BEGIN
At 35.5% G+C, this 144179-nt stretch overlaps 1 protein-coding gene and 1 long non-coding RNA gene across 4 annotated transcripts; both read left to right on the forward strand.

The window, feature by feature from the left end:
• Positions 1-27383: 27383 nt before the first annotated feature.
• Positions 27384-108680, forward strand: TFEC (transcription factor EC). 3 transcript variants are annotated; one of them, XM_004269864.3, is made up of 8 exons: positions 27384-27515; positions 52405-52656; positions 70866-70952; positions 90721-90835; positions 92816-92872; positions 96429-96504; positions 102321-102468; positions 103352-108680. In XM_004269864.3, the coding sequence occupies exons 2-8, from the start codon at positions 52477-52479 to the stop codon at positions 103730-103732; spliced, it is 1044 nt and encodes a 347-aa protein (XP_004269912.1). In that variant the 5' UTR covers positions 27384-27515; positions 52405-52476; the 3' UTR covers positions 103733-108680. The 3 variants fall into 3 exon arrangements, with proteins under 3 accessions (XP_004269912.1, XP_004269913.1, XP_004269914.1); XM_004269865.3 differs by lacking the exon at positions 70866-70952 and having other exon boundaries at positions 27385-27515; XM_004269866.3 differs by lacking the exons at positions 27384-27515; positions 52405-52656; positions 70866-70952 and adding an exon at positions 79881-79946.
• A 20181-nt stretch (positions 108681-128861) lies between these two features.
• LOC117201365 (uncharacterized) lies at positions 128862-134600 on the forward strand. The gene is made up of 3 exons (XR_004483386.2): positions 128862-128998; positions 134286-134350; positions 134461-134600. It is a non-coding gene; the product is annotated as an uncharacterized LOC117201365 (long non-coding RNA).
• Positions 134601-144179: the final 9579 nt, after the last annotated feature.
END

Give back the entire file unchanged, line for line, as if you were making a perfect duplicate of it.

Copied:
At 35.5% G+C, this 144179-nt stretch overlaps 1 protein-coding gene and 1 long non-coding RNA gene across 4 annotated transcripts; both read left to right on the forward strand.

The window, feature by feature from the left end:
• Positions 1-27383: 27383 nt before the first annotated feature.
• Positions 27384-108680, forward strand: TFEC (transcription factor EC). 3 transcript variants are annotated; one of them, XM_004269864.3, is made up of 8 exons: positions 27384-27515; positions 52405-52656; positions 70866-70952; positions 90721-90835; positions 92816-92872; positions 96429-96504; positions 102321-102468; positions 103352-108680. In XM_004269864.3, the coding sequence occupies exons 2-8, from the start codon at positions 52477-52479 to the stop codon at positions 103730-103732; spliced, it is 1044 nt and encodes a 347-aa protein (XP_004269912.1). In that variant the 5' UTR covers positions 27384-27515; positions 52405-52476; the 3' UTR covers positions 103733-108680. The 3 variants fall into 3 exon arrangements, with proteins under 3 accessions (XP_004269912.1, XP_004269913.1, XP_004269914.1); XM_004269865.3 differs by lacking the exon at positions 70866-70952 and having other exon boundaries at positions 27385-27515; XM_004269866.3 differs by lacking the exons at positions 27384-27515; positions 52405-52656; positions 70866-70952 and adding an exon at positions 79881-79946.
• A 20181-nt stretch (positions 108681-128861) lies between these two features.
• LOC117201365 (uncharacterized) lies at positions 128862-134600 on the forward strand. The gene is made up of 3 exons (XR_004483386.2): positions 128862-128998; positions 134286-134350; positions 134461-134600. It is a non-coding gene; the product is annotated as an uncharacterized LOC117201365 (long non-coding RNA).
• Positions 134601-144179: the final 9579 nt, after the last annotated feature.